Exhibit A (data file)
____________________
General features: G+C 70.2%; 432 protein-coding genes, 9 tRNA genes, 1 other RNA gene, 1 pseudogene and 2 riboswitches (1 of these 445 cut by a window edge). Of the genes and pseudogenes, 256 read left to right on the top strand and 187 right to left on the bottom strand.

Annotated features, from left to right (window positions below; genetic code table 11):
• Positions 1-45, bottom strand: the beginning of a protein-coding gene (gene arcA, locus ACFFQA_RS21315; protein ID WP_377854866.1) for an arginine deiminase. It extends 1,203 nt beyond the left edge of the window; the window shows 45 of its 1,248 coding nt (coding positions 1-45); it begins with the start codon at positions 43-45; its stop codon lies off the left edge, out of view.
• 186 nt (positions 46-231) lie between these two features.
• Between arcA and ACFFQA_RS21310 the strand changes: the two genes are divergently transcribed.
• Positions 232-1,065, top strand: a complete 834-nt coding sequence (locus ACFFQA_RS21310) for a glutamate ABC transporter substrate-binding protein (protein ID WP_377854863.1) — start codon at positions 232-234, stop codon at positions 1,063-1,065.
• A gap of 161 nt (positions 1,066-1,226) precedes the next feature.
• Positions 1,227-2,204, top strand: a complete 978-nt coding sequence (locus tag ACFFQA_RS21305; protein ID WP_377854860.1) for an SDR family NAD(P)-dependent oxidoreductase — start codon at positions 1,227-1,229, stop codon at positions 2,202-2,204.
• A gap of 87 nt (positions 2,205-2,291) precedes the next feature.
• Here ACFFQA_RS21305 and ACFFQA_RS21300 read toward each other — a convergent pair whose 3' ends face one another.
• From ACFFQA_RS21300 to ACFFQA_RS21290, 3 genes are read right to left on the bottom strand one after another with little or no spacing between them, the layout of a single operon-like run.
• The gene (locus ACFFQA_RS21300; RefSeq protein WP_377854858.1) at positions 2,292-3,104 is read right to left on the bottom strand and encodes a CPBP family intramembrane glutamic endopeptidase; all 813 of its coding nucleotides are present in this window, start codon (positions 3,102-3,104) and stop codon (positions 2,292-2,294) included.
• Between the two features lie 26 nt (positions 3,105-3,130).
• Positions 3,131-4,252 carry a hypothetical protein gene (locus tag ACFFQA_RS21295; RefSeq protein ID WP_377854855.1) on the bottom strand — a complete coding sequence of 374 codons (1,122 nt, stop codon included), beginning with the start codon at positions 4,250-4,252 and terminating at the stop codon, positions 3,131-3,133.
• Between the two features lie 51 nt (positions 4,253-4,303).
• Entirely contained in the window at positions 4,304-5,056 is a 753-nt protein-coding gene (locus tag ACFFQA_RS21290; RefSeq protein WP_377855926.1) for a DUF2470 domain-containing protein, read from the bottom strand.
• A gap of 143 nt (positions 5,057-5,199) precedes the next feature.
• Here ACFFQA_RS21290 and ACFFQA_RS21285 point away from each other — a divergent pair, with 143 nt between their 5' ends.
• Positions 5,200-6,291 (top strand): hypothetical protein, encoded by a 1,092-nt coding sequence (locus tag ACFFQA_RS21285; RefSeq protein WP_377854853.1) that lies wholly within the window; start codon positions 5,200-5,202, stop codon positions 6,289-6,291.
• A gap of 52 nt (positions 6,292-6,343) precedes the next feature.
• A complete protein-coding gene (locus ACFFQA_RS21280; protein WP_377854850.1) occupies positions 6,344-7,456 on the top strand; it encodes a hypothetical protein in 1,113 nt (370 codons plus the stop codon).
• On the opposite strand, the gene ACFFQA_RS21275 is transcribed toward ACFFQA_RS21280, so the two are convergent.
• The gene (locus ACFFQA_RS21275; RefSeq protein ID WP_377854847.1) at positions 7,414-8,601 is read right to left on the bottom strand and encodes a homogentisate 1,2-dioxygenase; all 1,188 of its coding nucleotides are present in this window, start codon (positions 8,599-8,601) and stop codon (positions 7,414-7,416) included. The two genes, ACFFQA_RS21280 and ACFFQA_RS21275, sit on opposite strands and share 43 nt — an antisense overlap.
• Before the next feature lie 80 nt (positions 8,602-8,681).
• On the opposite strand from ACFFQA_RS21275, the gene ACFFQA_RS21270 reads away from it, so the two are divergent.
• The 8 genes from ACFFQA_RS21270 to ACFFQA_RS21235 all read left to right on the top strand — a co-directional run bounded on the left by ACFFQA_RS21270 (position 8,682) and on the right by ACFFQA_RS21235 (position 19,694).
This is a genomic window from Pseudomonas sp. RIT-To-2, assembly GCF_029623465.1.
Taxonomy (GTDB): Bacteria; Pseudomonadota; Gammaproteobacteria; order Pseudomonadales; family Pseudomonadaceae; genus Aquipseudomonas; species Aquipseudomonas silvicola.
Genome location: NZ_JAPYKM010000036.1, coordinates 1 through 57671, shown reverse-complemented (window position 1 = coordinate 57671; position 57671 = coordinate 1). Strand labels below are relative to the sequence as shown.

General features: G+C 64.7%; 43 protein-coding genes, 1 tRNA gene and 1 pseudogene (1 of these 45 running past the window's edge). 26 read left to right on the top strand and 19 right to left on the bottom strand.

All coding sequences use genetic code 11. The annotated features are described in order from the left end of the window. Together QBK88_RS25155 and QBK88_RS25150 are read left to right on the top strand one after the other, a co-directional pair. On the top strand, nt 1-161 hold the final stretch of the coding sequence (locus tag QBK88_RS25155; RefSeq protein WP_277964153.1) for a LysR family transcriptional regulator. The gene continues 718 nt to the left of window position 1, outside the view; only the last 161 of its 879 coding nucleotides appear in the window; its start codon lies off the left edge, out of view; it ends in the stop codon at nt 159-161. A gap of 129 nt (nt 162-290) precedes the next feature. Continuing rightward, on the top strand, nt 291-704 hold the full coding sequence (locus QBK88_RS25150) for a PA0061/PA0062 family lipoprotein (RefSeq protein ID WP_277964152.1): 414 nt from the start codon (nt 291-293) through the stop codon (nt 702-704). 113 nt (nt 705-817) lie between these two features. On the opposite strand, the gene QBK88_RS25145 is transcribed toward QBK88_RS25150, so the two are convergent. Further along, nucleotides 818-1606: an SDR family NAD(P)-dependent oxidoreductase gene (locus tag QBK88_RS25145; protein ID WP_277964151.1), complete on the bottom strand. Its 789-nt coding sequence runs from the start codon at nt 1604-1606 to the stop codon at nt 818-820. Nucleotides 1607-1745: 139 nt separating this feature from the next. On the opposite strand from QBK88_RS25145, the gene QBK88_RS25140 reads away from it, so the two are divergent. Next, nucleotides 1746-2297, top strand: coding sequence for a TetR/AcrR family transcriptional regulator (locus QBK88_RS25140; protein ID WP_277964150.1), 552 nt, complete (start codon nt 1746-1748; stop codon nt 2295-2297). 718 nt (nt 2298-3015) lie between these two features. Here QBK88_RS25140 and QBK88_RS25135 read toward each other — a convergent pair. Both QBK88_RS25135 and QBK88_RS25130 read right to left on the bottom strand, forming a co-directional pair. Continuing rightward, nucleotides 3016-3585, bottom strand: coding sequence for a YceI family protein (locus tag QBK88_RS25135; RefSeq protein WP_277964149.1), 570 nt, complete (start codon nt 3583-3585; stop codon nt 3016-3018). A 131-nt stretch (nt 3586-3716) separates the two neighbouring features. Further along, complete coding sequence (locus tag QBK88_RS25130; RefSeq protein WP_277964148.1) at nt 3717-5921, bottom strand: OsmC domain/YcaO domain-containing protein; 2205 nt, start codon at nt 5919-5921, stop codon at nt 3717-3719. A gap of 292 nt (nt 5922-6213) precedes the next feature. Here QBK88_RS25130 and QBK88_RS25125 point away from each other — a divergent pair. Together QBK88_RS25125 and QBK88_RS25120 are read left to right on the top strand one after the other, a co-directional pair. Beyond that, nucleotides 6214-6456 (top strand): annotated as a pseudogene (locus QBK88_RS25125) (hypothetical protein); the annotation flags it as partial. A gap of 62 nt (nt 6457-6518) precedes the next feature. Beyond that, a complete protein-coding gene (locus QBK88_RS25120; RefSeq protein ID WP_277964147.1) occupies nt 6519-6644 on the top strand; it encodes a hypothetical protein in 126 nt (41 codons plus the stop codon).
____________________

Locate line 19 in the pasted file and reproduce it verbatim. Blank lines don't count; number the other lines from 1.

• Positions 5,200-6,291 (top strand): hypothetical protein, encoded by a 1,092-nt coding sequence (locus tag ACFFQA_RS21285; RefSeq protein WP_377854853.1) that lies wholly within the window; start codon positions 5,200-5,202, stop codon positions 6,289-6,291.